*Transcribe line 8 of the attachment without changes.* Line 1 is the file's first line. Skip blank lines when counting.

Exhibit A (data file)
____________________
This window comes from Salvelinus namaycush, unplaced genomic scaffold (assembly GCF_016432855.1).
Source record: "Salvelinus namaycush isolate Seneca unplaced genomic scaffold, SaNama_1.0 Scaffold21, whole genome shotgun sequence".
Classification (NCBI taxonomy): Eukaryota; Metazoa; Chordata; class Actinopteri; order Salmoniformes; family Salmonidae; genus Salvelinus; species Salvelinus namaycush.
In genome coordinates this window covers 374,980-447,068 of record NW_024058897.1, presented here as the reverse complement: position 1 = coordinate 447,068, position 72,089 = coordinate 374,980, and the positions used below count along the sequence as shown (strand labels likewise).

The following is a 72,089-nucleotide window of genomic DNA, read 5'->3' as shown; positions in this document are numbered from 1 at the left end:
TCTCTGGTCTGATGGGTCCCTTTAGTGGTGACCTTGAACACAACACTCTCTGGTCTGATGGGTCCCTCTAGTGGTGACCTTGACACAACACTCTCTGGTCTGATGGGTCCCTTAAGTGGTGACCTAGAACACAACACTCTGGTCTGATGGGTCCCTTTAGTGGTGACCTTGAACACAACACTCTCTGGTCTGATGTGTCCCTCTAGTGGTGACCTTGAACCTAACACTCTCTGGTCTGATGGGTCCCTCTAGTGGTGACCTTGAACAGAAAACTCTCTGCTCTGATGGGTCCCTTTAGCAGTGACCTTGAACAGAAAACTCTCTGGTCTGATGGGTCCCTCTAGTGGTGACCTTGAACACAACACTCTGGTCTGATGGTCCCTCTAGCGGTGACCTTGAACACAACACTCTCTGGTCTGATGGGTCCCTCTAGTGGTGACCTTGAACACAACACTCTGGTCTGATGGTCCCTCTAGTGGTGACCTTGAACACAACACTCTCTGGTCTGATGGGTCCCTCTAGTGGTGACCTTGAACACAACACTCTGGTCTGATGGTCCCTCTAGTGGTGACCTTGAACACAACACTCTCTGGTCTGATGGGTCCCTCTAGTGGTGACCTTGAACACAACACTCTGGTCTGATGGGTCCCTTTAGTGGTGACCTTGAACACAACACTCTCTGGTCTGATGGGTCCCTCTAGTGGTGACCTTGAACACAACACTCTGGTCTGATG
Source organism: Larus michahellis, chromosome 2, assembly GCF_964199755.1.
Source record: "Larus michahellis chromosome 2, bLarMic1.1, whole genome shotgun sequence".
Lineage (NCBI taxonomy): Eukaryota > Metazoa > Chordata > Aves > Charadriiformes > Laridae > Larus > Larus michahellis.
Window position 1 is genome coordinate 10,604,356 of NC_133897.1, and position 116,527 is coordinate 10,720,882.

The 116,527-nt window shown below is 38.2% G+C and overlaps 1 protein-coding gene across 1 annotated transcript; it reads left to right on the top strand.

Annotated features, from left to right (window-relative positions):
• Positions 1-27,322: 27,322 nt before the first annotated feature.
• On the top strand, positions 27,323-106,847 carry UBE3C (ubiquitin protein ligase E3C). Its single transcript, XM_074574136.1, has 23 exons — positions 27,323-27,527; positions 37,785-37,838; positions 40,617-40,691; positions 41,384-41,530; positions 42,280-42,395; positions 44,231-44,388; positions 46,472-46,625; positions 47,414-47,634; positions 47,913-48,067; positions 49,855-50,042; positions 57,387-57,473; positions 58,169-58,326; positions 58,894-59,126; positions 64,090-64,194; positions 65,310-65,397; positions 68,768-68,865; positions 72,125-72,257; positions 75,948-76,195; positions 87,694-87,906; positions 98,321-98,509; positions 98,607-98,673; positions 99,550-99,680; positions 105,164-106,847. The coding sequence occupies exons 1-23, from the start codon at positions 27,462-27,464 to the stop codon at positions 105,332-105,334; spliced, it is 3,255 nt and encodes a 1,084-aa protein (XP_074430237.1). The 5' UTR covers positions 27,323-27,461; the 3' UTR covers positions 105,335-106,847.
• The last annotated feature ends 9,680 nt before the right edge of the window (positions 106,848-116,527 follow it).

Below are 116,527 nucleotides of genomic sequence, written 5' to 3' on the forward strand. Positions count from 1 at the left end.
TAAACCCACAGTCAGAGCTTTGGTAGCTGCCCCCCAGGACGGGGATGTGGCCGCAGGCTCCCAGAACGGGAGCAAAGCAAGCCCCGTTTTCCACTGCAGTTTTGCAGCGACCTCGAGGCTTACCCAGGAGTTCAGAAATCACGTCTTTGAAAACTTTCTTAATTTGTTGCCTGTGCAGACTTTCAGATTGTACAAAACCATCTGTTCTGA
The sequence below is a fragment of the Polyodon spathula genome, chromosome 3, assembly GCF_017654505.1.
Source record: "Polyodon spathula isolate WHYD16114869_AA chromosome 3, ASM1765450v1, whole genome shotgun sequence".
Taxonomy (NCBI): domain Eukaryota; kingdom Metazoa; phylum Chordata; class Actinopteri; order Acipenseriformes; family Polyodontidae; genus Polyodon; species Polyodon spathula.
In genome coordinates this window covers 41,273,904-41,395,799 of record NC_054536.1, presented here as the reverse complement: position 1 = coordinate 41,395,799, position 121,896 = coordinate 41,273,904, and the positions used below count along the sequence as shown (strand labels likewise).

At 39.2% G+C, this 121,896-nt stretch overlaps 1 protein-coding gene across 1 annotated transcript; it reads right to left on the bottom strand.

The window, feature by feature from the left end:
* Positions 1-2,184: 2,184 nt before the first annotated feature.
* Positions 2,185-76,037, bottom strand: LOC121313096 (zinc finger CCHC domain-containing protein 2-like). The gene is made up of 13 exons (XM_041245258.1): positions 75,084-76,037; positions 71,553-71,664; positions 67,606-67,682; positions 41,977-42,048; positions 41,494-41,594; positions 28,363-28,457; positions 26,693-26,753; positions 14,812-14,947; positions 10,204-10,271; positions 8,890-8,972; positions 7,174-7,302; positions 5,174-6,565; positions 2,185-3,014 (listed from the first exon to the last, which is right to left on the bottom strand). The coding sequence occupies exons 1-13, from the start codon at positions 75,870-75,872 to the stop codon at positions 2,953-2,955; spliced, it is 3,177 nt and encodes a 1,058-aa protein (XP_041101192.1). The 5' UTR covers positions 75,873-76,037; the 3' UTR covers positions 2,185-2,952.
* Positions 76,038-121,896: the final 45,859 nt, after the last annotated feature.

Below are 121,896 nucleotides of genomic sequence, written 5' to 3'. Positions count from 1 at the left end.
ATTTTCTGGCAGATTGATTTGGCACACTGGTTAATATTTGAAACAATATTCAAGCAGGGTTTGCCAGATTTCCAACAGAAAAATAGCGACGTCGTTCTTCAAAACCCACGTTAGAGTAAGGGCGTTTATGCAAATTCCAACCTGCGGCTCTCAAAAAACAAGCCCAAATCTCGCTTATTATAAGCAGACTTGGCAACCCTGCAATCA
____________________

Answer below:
Source record: "Larus michahellis chromosome 2, bLarMic1.1, whole genome shotgun sequence".